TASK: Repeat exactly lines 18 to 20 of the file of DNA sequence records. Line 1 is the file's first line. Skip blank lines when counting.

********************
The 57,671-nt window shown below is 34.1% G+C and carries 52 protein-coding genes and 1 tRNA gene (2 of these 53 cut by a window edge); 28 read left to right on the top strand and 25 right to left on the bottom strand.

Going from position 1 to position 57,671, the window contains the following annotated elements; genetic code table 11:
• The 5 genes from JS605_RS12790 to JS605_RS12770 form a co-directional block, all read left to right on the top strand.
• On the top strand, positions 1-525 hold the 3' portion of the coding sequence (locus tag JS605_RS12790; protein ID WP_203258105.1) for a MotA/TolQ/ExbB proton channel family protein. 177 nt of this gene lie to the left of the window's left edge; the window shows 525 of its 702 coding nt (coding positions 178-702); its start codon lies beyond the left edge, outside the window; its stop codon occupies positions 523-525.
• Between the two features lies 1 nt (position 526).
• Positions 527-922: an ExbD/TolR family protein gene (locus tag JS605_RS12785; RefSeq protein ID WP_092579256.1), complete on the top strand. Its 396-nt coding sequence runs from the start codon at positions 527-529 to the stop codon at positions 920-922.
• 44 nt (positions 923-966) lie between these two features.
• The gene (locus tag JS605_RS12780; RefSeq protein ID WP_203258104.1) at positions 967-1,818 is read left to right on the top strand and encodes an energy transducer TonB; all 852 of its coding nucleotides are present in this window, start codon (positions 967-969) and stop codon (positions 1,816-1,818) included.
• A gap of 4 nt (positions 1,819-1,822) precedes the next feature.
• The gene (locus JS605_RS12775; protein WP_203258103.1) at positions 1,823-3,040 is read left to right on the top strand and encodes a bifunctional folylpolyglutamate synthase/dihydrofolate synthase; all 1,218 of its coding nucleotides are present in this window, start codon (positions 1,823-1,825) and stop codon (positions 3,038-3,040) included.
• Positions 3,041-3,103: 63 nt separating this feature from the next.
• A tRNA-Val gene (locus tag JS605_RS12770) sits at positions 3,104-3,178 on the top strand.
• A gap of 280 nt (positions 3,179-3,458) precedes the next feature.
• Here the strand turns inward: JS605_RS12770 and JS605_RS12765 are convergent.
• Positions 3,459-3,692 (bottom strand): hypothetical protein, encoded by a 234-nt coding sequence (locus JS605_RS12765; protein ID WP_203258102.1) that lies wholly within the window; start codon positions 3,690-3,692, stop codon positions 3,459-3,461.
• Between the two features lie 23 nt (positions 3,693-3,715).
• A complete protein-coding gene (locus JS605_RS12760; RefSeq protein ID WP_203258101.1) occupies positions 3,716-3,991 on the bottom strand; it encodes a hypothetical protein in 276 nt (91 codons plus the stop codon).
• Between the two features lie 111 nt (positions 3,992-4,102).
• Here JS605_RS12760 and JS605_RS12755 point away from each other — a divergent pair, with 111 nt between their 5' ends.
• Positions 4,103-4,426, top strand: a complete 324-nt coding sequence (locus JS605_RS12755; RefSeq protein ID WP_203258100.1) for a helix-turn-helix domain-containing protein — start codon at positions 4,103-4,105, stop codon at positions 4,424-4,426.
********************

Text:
• Between the two features lie 111 nt (positions 3,992-4,102).
• Here JS605_RS12760 and JS605_RS12755 point away from each other — a divergent pair, with 111 nt between their 5' ends.
• Positions 4,103-4,426, top strand: a complete 324-nt coding sequence (locus JS605_RS12755; RefSeq protein ID WP_203258100.1) for a helix-turn-helix domain-containing protein — start codon at positions 4,103-4,105, stop codon at positions 4,424-4,426.